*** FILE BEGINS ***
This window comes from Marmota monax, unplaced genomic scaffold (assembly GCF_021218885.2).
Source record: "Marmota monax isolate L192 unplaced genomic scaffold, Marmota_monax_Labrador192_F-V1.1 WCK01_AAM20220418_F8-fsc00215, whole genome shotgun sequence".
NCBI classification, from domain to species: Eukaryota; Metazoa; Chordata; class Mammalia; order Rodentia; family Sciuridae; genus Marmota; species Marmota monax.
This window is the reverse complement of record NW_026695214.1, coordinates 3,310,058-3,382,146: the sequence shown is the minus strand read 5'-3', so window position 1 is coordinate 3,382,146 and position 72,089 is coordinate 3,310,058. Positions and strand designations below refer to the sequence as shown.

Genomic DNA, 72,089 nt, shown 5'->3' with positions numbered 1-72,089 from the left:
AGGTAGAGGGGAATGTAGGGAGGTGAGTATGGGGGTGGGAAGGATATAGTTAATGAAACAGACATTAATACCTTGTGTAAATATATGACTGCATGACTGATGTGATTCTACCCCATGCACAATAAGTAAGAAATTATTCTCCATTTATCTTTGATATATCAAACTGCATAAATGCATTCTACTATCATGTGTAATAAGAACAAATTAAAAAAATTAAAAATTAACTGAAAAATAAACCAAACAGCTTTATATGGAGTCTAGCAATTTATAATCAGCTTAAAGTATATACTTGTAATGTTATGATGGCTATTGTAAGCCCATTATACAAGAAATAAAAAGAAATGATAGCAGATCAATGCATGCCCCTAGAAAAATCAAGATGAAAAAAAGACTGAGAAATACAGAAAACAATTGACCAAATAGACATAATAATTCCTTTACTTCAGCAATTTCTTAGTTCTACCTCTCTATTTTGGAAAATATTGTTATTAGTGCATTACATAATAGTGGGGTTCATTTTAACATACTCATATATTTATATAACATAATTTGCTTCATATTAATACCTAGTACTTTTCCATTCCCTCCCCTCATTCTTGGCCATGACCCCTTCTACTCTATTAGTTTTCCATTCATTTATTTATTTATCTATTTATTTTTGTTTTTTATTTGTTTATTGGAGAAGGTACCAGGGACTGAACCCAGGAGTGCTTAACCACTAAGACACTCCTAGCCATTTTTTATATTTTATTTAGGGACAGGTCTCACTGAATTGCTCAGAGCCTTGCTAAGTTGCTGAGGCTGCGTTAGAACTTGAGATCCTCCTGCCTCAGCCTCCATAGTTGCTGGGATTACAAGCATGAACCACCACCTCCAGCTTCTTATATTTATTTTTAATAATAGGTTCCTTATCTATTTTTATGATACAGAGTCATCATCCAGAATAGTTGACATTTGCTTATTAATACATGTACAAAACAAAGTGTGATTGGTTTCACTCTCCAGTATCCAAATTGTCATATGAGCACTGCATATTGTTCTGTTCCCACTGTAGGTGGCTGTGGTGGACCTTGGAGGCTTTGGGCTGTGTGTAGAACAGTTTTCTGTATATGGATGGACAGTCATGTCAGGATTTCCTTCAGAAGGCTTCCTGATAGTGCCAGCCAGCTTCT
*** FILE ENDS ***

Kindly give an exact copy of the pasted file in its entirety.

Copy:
This window comes from Marmota monax, unplaced genomic scaffold (assembly GCF_021218885.2).
Source record: "Marmota monax isolate L192 unplaced genomic scaffold, Marmota_monax_Labrador192_F-V1.1 WCK01_AAM20220418_F8-fsc00215, whole genome shotgun sequence".
NCBI classification, from domain to species: Eukaryota; Metazoa; Chordata; class Mammalia; order Rodentia; family Sciuridae; genus Marmota; species Marmota monax.
This window is the reverse complement of record NW_026695214.1, coordinates 3,310,058-3,382,146: the sequence shown is the minus strand read 5'-3', so window position 1 is coordinate 3,382,146 and position 72,089 is coordinate 3,310,058. Positions and strand designations below refer to the sequence as shown.

Genomic DNA, 72,089 nt, shown 5'->3' with positions numbered 1-72,089 from the left:
AGGTAGAGGGGAATGTAGGGAGGTGAGTATGGGGGTGGGAAGGATATAGTTAATGAAACAGACATTAATACCTTGTGTAAATATATGACTGCATGACTGATGTGATTCTACCCCATGCACAATAAGTAAGAAATTATTCTCCATTTATCTTTGATATATCAAACTGCATAAATGCATTCTACTATCATGTGTAATAAGAACAAATTAAAAAAATTAAAAATTAACTGAAAAATAAACCAAACAGCTTTATATGGAGTCTAGCAATTTATAATCAGCTTAAAGTATATACTTGTAATGTTATGATGGCTATTGTAAGCCCATTATACAAGAAATAAAAAGAAATGATAGCAGATCAATGCATGCCCCTAGAAAAATCAAGATGAAAAAAAGACTGAGAAATACAGAAAACAATTGACCAAATAGACATAATAATTCCTTTACTTCAGCAATTTCTTAGTTCTACCTCTCTATTTTGGAAAATATTGTTATTAGTGCATTACATAATAGTGGGGTTCATTTTAACATACTCATATATTTATATAACATAATTTGCTTCATATTAATACCTAGTACTTTTCCATTCCCTCCCCTCATTCTTGGCCATGACCCCTTCTACTCTATTAGTTTTCCATTCATTTATTTATTTATCTATTTATTTTTGTTTTTTATTTGTTTATTGGAGAAGGTACCAGGGACTGAACCCAGGAGTGCTTAACCACTAAGACACTCCTAGCCATTTTTTATATTTTATTTAGGGACAGGTCTCACTGAATTGCTCAGAGCCTTGCTAAGTTGCTGAGGCTGCGTTAGAACTTGAGATCCTCCTGCCTCAGCCTCCATAGTTGCTGGGATTACAAGCATGAACCACCACCTCCAGCTTCTTATATTTATTTTTAATAATAGGTTCCTTATCTATTTTTATGATACAGAGTCATCATCCAGAATAGTTGACATTTGCTTATTAATACATGTACAAAACAAAGTGTGATTGGTTTCACTCTCCAGTATCCAAATTGTCATATGAGCACTGCATATTGTTCTGTTCCCACTGTAGGTGGCTGTGGTGGACCTTGGAGGCTTTGGGCTGTGTGTAGAACAGTTTTCTGTATATGGATGGACAGTCATGTCAGGATTTCCTTCAGAAGGCTTCCTGATAGTGCCAGCCAGCTTCT